Although it's not certain how many truck drivers will qualify, early reports from East and West Coast ports suggest that many current employees (mainly dock workers) may be barred with the greatest unknown number residing within the trucking community.

For details about TWIC, go to

Permanent Disqualifying Criminal Offenses for a TWIC
  1. Espionage or conspiracy to commit espionage

  2. Sedition or conspiracy to commit sedition

  3. Treason or conspiracy to commit treason

  4. A federal crime of terrorism [18 U.S.C. 2332(g)] or comparable State law

  5. A crime involving a TSI (transportation security incident). Note: A transportation security incident is a security incident resulting in a significant loss of life, environmental damage, transportation system disruption, or economic disruption in a particular area. The term “economic disruption” does not include a work stoppage or other employee-related action not related to terrorism and resulting from an employer-employee dispute.

  6. Improper transportation of a hazardous material under 49 U.S.C. 5124 or a comparable state law

  7. Unlawful possession, use, sale, distribution, manufacture, purchase…or dealing in an explosive or explosive device

  8. Murder

  9. Threat or maliciously conveying false information knowing the same to be false, concerning the deliverance, placement, or detonation of an explosive or other lethal device in or against a place of public use, a state or government facility, a public transportations system, or an infrastructure facility

  10. Certain RICO (Racketeer influenced and Corrupt Organizations) Act violations where one of the predicate acts consists of one of the permanently disqualifying crimes

  11. Attempt to commit the crimes in items (a)(1)-(a)(4)

  12. Conspiracy or attempt to commit the crimes in items (a)(5)-(a)(10)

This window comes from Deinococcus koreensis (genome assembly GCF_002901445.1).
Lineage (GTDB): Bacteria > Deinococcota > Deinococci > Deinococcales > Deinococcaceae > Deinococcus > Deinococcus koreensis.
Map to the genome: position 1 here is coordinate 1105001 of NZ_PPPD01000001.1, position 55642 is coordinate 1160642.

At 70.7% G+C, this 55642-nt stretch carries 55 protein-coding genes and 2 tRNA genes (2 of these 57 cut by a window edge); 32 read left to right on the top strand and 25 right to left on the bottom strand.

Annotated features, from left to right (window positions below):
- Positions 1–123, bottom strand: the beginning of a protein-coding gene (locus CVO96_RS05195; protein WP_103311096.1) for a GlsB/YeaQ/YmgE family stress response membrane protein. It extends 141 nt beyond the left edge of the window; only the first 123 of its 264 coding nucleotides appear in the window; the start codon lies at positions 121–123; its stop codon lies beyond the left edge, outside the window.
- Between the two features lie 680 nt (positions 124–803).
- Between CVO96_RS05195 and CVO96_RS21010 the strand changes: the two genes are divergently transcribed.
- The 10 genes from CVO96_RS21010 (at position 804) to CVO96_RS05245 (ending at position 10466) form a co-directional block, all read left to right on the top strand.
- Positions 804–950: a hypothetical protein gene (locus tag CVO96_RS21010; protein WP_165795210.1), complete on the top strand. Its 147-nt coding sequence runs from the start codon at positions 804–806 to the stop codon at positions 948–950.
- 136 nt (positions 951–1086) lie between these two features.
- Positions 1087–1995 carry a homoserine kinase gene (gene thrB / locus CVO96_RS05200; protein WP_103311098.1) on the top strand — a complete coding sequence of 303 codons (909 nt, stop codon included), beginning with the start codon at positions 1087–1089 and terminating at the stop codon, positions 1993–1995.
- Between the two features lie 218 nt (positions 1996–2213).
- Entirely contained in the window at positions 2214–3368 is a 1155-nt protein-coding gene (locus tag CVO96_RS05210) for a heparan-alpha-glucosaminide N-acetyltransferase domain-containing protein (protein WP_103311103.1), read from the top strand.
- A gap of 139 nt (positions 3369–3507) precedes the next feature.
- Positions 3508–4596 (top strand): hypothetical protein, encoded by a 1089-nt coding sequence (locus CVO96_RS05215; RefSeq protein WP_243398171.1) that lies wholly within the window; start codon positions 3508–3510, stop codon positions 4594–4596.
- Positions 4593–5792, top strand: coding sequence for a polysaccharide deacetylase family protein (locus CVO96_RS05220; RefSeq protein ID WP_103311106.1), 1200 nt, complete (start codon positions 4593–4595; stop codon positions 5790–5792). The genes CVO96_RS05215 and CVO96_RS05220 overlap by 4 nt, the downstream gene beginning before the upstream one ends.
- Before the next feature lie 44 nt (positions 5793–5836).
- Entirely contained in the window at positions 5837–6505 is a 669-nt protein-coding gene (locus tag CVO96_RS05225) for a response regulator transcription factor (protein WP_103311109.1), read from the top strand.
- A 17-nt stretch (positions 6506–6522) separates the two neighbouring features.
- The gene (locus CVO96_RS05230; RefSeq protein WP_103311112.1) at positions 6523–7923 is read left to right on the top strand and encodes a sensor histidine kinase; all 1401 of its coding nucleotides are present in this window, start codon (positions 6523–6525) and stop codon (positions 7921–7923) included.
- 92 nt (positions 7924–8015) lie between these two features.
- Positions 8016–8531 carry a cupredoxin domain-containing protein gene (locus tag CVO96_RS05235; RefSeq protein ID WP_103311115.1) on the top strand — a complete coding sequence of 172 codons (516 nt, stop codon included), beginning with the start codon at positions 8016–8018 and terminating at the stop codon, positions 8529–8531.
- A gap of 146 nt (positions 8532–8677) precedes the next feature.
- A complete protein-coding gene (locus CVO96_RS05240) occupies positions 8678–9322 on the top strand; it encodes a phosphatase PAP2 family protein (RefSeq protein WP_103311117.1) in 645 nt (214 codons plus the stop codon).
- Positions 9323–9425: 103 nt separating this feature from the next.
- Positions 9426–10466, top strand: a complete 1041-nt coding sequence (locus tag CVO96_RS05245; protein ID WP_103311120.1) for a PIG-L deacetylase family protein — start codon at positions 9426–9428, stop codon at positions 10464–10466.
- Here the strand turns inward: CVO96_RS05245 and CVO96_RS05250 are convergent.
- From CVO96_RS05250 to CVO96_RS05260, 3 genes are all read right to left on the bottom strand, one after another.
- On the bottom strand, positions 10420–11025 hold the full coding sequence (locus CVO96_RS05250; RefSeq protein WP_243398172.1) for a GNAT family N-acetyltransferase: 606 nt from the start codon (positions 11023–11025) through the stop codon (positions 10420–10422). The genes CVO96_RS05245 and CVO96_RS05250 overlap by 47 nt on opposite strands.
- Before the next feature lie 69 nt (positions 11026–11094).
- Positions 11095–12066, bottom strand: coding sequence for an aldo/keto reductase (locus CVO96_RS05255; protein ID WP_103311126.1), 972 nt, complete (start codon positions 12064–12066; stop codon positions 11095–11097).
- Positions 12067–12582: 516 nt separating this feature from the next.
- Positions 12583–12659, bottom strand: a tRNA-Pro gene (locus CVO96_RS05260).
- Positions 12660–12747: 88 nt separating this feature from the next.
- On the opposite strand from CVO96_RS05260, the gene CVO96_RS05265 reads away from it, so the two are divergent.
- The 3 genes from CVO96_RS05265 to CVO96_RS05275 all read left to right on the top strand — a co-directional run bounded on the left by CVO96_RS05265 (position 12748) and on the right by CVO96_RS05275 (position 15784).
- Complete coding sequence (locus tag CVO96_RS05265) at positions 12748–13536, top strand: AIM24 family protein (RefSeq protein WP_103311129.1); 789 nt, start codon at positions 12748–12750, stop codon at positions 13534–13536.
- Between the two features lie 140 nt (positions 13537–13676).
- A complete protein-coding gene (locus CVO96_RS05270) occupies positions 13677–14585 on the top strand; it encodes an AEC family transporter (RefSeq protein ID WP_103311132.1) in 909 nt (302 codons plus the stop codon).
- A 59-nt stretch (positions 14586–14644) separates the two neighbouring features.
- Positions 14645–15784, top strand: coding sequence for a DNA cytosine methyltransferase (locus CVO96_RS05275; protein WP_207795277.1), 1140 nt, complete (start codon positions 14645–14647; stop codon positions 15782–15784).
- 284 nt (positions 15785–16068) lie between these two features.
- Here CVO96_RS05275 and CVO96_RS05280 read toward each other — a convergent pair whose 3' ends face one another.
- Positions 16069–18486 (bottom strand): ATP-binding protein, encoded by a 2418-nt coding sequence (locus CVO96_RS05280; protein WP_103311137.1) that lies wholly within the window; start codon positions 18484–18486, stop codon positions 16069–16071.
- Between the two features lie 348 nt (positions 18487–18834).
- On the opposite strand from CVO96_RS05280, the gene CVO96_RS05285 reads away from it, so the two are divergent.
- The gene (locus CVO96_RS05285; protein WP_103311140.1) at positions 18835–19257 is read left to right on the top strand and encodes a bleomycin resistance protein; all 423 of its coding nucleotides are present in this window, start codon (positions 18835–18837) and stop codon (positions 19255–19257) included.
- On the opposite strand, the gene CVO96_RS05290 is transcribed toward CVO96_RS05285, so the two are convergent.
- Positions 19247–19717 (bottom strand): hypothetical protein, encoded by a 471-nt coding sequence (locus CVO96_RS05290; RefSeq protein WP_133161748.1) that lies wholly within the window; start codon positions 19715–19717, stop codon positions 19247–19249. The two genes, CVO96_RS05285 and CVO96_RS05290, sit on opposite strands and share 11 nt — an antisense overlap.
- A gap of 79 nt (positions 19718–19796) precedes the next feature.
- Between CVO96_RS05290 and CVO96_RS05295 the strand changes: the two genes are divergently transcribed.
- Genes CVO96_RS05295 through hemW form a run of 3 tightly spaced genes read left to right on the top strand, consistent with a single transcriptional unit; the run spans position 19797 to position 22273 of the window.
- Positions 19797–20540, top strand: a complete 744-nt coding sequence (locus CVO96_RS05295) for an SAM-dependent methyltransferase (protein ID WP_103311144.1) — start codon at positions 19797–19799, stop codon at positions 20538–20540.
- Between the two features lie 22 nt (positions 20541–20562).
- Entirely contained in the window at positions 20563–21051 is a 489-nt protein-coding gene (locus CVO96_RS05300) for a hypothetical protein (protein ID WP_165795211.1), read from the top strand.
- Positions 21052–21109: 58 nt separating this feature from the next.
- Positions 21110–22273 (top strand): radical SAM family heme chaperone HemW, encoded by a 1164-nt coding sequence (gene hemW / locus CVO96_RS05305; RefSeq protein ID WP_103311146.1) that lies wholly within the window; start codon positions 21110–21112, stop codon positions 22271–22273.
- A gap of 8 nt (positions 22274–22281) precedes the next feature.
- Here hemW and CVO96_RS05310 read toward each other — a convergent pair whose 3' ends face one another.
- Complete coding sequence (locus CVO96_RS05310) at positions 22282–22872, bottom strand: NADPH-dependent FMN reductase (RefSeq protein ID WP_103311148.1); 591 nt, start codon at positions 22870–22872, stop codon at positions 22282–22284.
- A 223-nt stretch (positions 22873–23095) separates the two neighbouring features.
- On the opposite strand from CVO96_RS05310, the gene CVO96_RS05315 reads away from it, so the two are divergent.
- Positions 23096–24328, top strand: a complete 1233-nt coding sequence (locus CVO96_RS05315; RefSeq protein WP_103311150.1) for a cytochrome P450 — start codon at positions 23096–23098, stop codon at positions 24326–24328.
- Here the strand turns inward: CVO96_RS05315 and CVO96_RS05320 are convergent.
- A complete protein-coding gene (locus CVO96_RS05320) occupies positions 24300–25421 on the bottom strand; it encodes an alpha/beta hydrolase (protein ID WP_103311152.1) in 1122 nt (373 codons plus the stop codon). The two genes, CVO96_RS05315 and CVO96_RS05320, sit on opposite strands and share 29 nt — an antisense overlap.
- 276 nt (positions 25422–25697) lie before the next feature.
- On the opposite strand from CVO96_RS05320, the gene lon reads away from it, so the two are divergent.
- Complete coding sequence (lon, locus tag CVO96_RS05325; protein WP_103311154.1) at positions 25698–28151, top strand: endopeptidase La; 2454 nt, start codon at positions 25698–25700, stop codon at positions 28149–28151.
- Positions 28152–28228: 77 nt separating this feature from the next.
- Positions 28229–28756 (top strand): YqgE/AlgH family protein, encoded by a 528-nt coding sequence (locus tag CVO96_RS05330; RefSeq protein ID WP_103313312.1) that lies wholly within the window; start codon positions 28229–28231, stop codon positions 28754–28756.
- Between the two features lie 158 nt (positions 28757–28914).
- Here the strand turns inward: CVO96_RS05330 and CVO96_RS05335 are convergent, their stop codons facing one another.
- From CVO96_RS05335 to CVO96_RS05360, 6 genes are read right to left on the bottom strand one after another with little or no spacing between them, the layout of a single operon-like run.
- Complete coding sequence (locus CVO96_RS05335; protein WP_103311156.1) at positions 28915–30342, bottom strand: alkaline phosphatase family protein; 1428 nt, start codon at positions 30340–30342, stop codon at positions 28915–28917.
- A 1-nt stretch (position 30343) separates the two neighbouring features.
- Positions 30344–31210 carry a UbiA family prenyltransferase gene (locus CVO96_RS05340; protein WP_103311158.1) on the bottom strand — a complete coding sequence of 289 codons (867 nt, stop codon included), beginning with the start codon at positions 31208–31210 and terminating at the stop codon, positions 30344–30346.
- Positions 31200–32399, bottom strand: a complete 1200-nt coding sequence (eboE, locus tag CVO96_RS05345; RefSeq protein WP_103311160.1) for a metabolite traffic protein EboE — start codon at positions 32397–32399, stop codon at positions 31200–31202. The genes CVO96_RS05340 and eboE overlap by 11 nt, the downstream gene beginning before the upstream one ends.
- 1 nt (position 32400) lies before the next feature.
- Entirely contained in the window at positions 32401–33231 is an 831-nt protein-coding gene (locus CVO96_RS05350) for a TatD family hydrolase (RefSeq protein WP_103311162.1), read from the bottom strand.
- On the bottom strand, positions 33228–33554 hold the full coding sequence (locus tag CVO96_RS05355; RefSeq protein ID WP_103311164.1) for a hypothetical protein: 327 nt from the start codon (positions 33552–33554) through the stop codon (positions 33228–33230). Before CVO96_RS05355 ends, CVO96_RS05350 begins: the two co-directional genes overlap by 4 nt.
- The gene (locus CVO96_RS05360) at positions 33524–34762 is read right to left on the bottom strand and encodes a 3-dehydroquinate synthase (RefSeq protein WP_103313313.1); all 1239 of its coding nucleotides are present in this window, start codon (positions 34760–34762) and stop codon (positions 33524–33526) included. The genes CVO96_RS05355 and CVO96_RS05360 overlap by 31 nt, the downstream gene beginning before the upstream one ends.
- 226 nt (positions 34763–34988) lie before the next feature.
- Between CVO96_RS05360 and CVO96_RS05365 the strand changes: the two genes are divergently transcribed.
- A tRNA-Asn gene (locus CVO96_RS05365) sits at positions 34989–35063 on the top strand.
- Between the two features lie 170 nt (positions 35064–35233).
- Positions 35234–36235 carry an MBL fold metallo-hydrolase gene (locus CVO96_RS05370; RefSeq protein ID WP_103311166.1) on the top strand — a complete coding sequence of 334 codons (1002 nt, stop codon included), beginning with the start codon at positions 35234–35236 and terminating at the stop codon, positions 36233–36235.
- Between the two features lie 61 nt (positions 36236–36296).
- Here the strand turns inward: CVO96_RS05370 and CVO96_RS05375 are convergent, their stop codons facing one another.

Note: Convictions for (a)(1)-(4) are not eligible for a waiver; convictions for (a)(5)-(12) may be eligible for a waiver if the applicant is initially disqualified

Source: TSA

Approved Identity Verification Documents

TWIC applicants are required to provide identity documents to TSA to complete the enrollment process. There are two lists of identity verification documents (listed below), and applicants are required to furnish either one identity document from List A or two documents from List B, with one of the two being a government-issued photo ID.

List A:

  • Unexpired U.S. passport

  • Unexpired permanent resident card

  • Unexpired alien registration receipt card with photograph

  • Unexpired foreign passport

  • Unexpired FAST card

  • Unexpired MMD (Merchant Mariner Document)

List B (need two and one must be a government-issued photo ID):

  • U.S. Certificate of Citizenship (N-560, 561)

  • U.S. Certificate of Naturalization (N-550 or 570)

  • Driver's license issued by a state or outlying possession of the United States

  • ID card issued by a state or outlying possession of the United States

  • Must include a state or state agency seal or logo (such as state port authority ID or state university ID).

  • Original or certified copy of birth certificate issued by a state, county, municipal authority, or outlying possession of the United States bearing an official seal

  • Voter's registration card

  • U.S. military ID card or U.S. retired military ID

  • U.S. military dependent's card

  • Consular Report of Birth Abroad

  • Expired U.S. passport

  • Native American tribal document

  • U.S. Social Security card

  • U.S. Citizen card I-197

  • U.S. Military discharge papers DD-214

  • Dept. of Transportation (DOT) medical card

  • Civil marriage certificate

  • MML (Merchant Mariner License) bearing an official raised seal, or a certified copy

For a complete list of enrollment centers, listed by state, visit